Earlier in September, I presented at the Project Management Institute DC Chapter’s PM Symposium called Design for Agility, Focus on Impact! My presentation topic was titled “How to do a better job of measuring performance in Agile development.” This topic is important to me as we have been helping our clients’ transition to Agile development methodology for some time now.
As we transitioned from waterfall development to Agile development, often hybrid agile, we have encountered a number of stumbling blocks. We have wrestled with how to quantify progress in Agile since metrics that are used for traditional project measurement approaches do not adequately measure project health or progress. With Agile methodology, end goals are defined at the beginning; but requirements are not thoroughly defined from the get-go, creating challenges for many of us who have been raised on traditional project management and measurement approaches.
A large majority of my audience had project management experience and a good number had PMP certification. A variety of different industries and government experience were also represented by the attendees. Additionally, many continue to work on Agile projects and have similar issues with metrics.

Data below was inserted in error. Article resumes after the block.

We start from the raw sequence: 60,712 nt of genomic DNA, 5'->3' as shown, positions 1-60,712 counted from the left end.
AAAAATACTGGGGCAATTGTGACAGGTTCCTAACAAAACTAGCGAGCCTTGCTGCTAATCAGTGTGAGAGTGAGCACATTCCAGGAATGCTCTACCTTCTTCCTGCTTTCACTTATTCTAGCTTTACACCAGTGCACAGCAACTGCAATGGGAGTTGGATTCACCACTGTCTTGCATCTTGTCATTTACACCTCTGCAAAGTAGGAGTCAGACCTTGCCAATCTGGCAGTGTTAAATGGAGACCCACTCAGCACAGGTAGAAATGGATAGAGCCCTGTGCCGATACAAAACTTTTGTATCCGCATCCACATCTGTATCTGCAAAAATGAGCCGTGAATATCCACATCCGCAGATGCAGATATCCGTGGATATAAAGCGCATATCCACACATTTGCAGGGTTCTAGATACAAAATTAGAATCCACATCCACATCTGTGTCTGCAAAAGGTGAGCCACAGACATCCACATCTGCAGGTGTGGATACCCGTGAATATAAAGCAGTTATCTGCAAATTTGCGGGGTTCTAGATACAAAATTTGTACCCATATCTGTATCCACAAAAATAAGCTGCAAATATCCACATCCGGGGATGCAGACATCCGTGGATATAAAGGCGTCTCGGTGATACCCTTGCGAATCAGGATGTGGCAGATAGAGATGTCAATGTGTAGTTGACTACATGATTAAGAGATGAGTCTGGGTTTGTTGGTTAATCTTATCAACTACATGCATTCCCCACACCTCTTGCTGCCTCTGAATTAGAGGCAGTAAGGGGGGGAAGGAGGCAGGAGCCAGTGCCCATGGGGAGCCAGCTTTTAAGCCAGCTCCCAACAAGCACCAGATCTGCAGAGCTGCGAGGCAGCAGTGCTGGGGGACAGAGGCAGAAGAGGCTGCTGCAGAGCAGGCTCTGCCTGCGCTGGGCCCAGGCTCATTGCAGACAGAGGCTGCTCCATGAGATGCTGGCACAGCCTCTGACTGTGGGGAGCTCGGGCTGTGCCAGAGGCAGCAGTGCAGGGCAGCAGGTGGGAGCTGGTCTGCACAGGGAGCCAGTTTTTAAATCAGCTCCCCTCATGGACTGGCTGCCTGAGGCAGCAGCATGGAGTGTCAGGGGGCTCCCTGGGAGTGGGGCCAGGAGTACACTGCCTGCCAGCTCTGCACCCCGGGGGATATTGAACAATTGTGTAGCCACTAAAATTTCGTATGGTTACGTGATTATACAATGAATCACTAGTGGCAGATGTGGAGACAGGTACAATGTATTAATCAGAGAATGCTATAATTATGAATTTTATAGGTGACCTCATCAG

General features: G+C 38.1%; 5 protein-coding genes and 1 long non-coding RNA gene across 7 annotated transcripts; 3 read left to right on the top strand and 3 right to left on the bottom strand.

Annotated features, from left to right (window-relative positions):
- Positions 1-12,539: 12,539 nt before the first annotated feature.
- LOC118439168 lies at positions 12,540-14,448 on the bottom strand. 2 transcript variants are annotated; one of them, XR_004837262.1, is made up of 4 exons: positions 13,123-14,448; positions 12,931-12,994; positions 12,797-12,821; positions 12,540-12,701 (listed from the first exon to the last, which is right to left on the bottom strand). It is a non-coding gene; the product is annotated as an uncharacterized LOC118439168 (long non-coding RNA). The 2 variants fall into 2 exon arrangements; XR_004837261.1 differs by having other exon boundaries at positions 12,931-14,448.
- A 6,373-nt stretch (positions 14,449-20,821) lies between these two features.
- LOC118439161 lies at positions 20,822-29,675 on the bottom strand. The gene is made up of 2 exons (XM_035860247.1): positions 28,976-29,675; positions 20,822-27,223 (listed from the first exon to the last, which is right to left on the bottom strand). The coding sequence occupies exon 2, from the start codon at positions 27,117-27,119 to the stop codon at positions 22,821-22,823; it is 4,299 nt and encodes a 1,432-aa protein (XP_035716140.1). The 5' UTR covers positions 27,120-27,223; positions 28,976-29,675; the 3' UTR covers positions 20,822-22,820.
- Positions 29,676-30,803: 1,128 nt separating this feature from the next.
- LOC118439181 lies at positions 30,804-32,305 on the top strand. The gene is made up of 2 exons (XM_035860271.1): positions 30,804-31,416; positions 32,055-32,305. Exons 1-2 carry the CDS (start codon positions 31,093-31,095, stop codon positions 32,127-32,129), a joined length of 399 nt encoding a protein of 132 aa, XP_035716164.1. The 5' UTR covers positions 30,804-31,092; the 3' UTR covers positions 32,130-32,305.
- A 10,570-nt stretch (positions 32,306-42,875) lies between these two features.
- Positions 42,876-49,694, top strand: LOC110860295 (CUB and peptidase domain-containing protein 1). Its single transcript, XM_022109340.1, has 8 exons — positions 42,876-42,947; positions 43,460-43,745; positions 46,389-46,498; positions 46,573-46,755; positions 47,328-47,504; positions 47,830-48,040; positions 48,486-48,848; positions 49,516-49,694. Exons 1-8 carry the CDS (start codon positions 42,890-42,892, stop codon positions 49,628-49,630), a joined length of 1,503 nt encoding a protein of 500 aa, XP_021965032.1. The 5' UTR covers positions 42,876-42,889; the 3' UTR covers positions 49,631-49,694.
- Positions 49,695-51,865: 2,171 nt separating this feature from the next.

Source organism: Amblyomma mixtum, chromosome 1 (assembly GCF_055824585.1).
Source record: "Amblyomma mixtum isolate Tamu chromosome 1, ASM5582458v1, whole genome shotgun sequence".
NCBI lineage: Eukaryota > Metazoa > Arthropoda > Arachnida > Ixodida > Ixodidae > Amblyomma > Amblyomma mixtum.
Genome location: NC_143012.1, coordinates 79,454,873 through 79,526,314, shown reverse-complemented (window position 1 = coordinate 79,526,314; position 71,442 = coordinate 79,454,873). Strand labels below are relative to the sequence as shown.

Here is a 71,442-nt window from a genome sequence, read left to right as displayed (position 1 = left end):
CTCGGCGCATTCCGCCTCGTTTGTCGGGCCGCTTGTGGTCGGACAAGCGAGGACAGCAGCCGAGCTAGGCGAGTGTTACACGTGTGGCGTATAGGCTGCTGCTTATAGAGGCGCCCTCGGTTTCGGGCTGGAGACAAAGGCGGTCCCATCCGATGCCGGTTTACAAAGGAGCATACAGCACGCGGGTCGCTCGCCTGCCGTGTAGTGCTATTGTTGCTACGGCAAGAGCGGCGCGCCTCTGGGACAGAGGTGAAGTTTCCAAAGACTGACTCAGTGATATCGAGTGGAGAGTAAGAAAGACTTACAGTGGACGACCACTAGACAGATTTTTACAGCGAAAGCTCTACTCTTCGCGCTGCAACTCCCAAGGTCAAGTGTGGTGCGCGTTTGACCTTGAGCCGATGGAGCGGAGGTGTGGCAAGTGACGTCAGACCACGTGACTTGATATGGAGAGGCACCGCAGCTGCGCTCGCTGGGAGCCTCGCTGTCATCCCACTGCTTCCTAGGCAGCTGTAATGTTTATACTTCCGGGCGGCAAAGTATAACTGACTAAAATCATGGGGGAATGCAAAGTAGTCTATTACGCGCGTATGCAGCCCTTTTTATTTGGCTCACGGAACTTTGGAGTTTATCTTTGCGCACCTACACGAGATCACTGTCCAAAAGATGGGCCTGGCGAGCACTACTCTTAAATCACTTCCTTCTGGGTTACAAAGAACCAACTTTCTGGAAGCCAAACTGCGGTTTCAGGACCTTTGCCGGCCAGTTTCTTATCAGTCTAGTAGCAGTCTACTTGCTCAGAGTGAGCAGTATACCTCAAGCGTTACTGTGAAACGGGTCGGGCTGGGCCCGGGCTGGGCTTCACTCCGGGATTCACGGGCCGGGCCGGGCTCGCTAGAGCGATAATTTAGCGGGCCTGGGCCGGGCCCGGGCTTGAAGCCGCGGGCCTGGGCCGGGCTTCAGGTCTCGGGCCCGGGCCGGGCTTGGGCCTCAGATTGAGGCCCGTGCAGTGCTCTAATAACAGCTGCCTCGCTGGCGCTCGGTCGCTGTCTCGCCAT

Several attendees in the audience spoke about common challenges they face with their Agile projects. These include pressure from project sponsors to use and schedule scope variance metrics to measure progress in ways possible with the Waterfall development methodology; lack of understanding by senior leadership that end-users and stakeholders must spend time with Agile teams to define requirements on an going basis; lack of willingness among project leadership to prioritize the product backlog (requirements) to meet project deadlines; and the push to have consulting companies agree to a fixed cost for an Agile project when requirements are yet to be fully defined.
At the end, I reminded attendees that Agile is still new and evolving, unlike traditional project management approaches that have had decades to be formed and standardized around the world. By and large, the presentation resonated with the audience, and it was great to share the lessons learned and best practices from our Artemis teams with those who attended my presentation. I especially enjoyed the discussion with those who talked to me after the session. We had a hearty discussion about how to plan budgets for Agile development projects – using a labor hours approach that is based on prior project estimates was a good start. We also talked about how to measure responsiveness in Agile projects, and the types of projects that the Agile approach is best suited for.
I would like to give a shout-out to the PMI staff, who are all volunteers, for putting together an interesting array of topics packed into one full day! Please stay tuned for a second blog in which I delve into more about my presentation on Agile project measurements.